But he was proud and angry, and said, “They
are of no use in the world.
I would not care if they always stayed away.”
Hong-Mo answered, “You are not the only Chicken in the world. I want the others to come back. If you drive them all away, you will surely see trouble.”
But the King laughed and jumped up on the fence and crowed. “Nga-Un-Gan-Yu-Na” (cock-a-doodle-doo-oo) in a loud voice. “I don’t care for you! I don’t care for you!”
Hong-Mo went out and called the Chickens, and she hunted long through the twilight until the dark night came, but she could not find them. The next morning early she went to the vegetable garden, and there she found her Chickens. They were glad to see her, and bowed their heads and flew to her.
Hong-Mo said, “What are you doing? Why do you children stay out here, when I have given you a good house to live in?”
The Secretary told her all about the trouble with the King.
Hong-Mo said, “Now you must be friendly to each other. Come with me, and I will bring you and your King together. We must have peace here.”
When the Chickens came to where the King was he walked about, and scraped his wings on the ground, and sharpened his spurs. His people had come to make peace, and they bowed their heads and looked happy when they saw their King. But he still walked about alone and would not bow.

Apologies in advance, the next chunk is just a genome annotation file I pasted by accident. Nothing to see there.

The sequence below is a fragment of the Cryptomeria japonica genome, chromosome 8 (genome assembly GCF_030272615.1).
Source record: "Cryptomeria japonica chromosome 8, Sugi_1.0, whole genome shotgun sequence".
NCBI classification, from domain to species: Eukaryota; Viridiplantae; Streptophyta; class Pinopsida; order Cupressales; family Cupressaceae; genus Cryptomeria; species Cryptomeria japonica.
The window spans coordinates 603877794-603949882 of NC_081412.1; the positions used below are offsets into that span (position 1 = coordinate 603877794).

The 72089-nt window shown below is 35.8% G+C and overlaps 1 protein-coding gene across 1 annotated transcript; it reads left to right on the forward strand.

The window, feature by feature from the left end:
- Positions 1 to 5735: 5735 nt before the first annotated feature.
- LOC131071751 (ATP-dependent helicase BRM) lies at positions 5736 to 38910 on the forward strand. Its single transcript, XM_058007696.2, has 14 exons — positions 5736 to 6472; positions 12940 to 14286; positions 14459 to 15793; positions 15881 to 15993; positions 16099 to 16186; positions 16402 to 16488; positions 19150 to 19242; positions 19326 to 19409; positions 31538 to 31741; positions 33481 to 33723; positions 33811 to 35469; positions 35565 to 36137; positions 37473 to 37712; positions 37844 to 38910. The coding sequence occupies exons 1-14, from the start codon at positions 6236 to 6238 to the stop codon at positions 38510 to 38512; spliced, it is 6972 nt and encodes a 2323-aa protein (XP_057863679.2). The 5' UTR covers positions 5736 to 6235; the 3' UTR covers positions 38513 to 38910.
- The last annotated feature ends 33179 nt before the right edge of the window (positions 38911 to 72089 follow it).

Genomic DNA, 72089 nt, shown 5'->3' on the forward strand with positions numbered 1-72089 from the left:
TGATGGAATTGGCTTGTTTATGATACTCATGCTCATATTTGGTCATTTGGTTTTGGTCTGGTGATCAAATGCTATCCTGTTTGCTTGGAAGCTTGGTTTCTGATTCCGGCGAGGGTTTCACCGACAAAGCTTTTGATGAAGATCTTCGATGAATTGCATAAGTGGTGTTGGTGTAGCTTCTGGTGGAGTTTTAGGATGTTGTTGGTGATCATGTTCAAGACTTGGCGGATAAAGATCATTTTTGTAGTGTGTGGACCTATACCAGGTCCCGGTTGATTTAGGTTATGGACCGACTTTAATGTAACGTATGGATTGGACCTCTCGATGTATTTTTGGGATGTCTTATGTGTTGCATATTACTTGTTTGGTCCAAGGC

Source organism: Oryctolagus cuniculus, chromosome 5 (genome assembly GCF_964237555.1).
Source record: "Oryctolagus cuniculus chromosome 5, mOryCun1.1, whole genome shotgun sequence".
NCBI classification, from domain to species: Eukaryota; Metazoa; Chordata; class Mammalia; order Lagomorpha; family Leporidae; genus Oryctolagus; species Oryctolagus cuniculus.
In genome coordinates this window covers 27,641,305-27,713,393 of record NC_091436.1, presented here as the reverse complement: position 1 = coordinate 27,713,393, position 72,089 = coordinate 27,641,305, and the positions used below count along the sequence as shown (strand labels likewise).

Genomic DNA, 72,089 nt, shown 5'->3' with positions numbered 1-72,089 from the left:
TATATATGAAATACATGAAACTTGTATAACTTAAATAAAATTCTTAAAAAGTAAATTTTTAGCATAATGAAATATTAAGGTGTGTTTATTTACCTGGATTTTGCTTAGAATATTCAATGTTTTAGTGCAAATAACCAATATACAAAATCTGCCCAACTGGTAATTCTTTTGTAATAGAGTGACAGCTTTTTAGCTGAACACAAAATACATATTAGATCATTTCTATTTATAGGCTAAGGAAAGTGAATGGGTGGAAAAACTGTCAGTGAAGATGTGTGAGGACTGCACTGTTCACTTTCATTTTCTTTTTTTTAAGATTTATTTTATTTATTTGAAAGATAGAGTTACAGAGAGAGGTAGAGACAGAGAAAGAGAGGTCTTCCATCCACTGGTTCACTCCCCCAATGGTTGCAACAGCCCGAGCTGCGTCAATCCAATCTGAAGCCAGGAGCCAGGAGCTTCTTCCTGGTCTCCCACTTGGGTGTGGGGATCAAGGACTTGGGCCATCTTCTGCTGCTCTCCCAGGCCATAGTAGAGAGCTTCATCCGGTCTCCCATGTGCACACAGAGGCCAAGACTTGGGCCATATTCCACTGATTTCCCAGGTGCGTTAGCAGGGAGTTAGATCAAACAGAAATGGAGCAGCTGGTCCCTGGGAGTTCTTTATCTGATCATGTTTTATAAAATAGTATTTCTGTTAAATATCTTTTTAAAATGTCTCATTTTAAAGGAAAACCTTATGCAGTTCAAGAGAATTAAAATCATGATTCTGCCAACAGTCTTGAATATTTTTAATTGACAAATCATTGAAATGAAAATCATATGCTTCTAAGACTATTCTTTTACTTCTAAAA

He said, “I am a King—always a King. Do you know that? You bow your heads and think that pleases me. But what do I care? I should not care if there was never another Chicken in the world but myself. I am King.”
And he hopped up on a tree and sang some war songs. But suddenly an eagle who heard him, flew down and caught him in his talons and carried him away. And the Chickens never saw their proud, quarrelsome King again.
EE-SZE (Meaning): No position in life is so high that it gives the right to be proud and quarrelsome.
The Hen and the Chinese Mountain Turtle
Four hundred and fifty years ago in Lze-Cheung Province, Western China, there lived an old farmer named Ah-Po.
The young farmers all said Ah-Po knew everything. If they wanted to know when it would rain, they asked Ah-Po, and when he said: “It will not rain to-morrow,” or, “You will need your bamboo-hat this time to-morrow,” it was as he said. He knew all about the things of nature and how to make the earth yield best her fruits and seeds, and some said he was a prophet.
One day Ah-Po caught a fine Mountain Turtle. It was so large that it took both of Ah-Po’s sons to carry it home. They tied its legs together and hung it on a strong stick, and each son put an end of the stick on his shoulder.
Ah-Po said, “We will not kill the Turtle. He is too old to eat, and I think we will keep him and watch the rings grow around his legs each year.” So they gave him a corner in the barnyard and fed him rice and water.